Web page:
10. Testing could therefore have a mediating benefit on retention by influencing how well learners process the material during their next opportunity to study it

      What does this mean?

    11. Instead, it was best for items that were given a free-recall initial test, regardless of the type of final test.

      What is 'free recall'? What do you think it means that the performance was best for items that were initially remembered using 'free recall'?

    12. has been observed for a wide variety of materials, including word lists (e.g., Carpenter & DeLosh, 2006), general knowledge facts (e.g., Carpenter, Pashler, Wixted, & Vul, 2008), foreign language vocabulary (e.g., Carrier & Pashler, 1992), and text passages (Agarwal, Karpicke, Kang, Roediger, & McDermott, 2008). The effect has also been demonstrated with face–name pairings (e.g., Carpenter & DeLosh, 2005; Landauer & Bjork, 1978)

      What memory system are all of these results referring to?

    13. One explanation that has been offered is based on the notion of transfer-appropriate processing

      What is the transfer appropriate processing explanation?

    1. Thus, when the two modalities disagree and confidence is low, the Ouija response tends to be correct, and the volitional report incorrect.

      What is this statement getting at? What are the two modalities? How do they disagree? What does 'low confidence' mean?

    2. guessed answers

      Describe the results for the guessed answers condition.

      Do you think people were actually guessing?

    3. known answers

      Describe the results for the known answers condition.

      Do you believe that participants actually knew the answers?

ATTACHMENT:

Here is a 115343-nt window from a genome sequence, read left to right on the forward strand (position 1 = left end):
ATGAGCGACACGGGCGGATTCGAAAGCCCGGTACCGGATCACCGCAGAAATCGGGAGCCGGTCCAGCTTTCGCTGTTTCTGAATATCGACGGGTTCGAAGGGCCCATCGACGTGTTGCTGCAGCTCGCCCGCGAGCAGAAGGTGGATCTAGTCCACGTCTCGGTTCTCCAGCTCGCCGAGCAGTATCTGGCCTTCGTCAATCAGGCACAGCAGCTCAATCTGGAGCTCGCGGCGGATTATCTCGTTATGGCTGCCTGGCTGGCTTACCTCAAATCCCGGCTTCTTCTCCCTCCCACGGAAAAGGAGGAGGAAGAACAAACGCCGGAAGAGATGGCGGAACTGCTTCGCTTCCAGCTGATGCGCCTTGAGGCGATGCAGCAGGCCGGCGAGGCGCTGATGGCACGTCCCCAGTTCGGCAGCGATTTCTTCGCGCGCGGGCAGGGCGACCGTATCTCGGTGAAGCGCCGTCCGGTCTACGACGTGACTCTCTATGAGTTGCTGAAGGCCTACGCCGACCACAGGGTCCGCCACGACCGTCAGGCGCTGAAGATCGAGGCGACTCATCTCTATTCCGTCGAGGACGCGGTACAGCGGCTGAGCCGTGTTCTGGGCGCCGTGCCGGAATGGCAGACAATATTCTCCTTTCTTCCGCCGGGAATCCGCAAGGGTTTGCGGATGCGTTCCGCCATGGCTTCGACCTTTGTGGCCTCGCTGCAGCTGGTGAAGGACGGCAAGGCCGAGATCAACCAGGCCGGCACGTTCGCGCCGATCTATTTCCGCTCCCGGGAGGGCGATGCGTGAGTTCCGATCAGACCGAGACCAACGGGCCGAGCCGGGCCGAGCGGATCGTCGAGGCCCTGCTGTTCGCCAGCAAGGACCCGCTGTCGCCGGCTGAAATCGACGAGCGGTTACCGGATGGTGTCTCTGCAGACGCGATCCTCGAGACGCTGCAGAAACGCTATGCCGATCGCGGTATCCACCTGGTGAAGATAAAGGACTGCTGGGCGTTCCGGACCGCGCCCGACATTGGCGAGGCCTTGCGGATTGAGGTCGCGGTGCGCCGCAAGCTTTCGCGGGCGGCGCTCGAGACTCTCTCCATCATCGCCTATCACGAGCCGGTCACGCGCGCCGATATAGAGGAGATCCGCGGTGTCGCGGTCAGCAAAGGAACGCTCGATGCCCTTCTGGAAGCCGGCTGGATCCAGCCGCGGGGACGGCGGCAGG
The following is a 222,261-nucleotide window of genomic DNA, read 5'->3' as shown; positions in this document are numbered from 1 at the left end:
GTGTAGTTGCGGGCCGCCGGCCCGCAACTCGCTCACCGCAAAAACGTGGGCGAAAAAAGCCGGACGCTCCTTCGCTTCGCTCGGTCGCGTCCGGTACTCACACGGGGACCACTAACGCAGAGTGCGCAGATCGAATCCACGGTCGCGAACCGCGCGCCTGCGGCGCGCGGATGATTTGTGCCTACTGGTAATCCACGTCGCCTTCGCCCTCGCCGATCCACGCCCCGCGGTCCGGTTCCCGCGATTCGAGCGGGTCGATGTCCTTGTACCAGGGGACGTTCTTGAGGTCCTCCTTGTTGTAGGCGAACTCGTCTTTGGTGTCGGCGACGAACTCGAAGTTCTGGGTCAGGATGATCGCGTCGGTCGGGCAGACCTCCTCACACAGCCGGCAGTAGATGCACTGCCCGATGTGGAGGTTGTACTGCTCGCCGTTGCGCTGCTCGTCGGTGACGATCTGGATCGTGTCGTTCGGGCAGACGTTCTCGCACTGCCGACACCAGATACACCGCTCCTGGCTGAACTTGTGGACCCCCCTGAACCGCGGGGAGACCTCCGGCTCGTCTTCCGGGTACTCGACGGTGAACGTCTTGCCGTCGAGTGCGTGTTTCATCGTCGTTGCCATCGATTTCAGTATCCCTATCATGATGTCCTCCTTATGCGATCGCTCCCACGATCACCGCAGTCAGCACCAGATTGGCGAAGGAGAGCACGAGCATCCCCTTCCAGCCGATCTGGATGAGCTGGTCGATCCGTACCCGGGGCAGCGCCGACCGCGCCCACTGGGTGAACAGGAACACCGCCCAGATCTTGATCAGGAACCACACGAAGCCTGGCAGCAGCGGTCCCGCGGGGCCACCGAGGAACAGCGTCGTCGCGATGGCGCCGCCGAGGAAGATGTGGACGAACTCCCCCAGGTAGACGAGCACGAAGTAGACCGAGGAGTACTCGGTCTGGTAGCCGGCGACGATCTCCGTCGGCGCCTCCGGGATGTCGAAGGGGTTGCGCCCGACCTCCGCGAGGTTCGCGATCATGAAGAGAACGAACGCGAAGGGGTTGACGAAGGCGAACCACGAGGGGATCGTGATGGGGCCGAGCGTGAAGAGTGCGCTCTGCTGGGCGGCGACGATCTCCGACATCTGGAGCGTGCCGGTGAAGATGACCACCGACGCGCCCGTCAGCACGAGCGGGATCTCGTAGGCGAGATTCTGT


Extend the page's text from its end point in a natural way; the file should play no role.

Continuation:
4. The experiment consisted of three phases.

      What were the three phases?

    5. In this study we examine the control of internally-induced ideomotor actions via implicit long-term semantic memory.

      Can someone unpack this sentence and explain it in their own words?

    6. implicit cognition

      What is implicit cognition?

    7. Ideomotor actions

      Can someone describe an example of an ideomotor action that was not explained in the article? Perhaps someone who watches sports...?

    8. Ouija game

      What is a Ouija board and how is it supposed to work?

  3. Nov 2020
    1. It may be hypothesizedthat beta-adrenergic blockade during reconsolidation may selectivelydisrupt the protein synthesis of the amygdalar fear memory, resultingin deconsolidation of the fear memory trace while leaving thedeclarative memory in the hippocampus untouched

      What is a real-world application?

    2. our finding that a well-established retrieval technique for fear memories (reinstatement)failed to uncover any fear response suggests that the fear memorymay either be erased (storage theory) or may be unavailable as aresult of retrieval failure (retrieval theory)5

      What is this referring to?

    3. Placebo reactivation

      So then what is going on over here?

    4. Unconditionedstimuli

      Why did they present the US again?

    5. Placebo reactivation

      Who can take a shot at explaining this graph?

    6. In addition, declarative knowledge of the con-tingency between the conditioned stimulus and the unconditionedstimulus was measured

      How did they measure declarative knowledge?

    7. ifferential fear-conditioning procedure with fear-relevant stimuli.

      Can someone explain this procedure?

    8. Reconsolidation of fear memory can be influenced by neurobio-logical manipulations during or shortly after the reactivation period

      What does this actually mean?

    9. Once emotional memory is established, itappears to last forever.

      Can someone explain what this is referring to?

    Annotators

    1. know

      Know: semantic memory, familiarity

    2. remember

      Remember: episodic, recollective experience

    3. Watson et al., 2005).

      What is the difference between Watson et al (2005) and this study?

    4. Experiment 2

      What is the difference between Experiment 1 and Experiment 2?

    5. recognition d' (a) and remember d' (b)

      What are these two graphs referring to?

    6. Fig. 1

      What does a high recognition d' mean?

    7. WM capacity

      How did they measure WM capacity?

    8. recollective detail.

      What does this mean?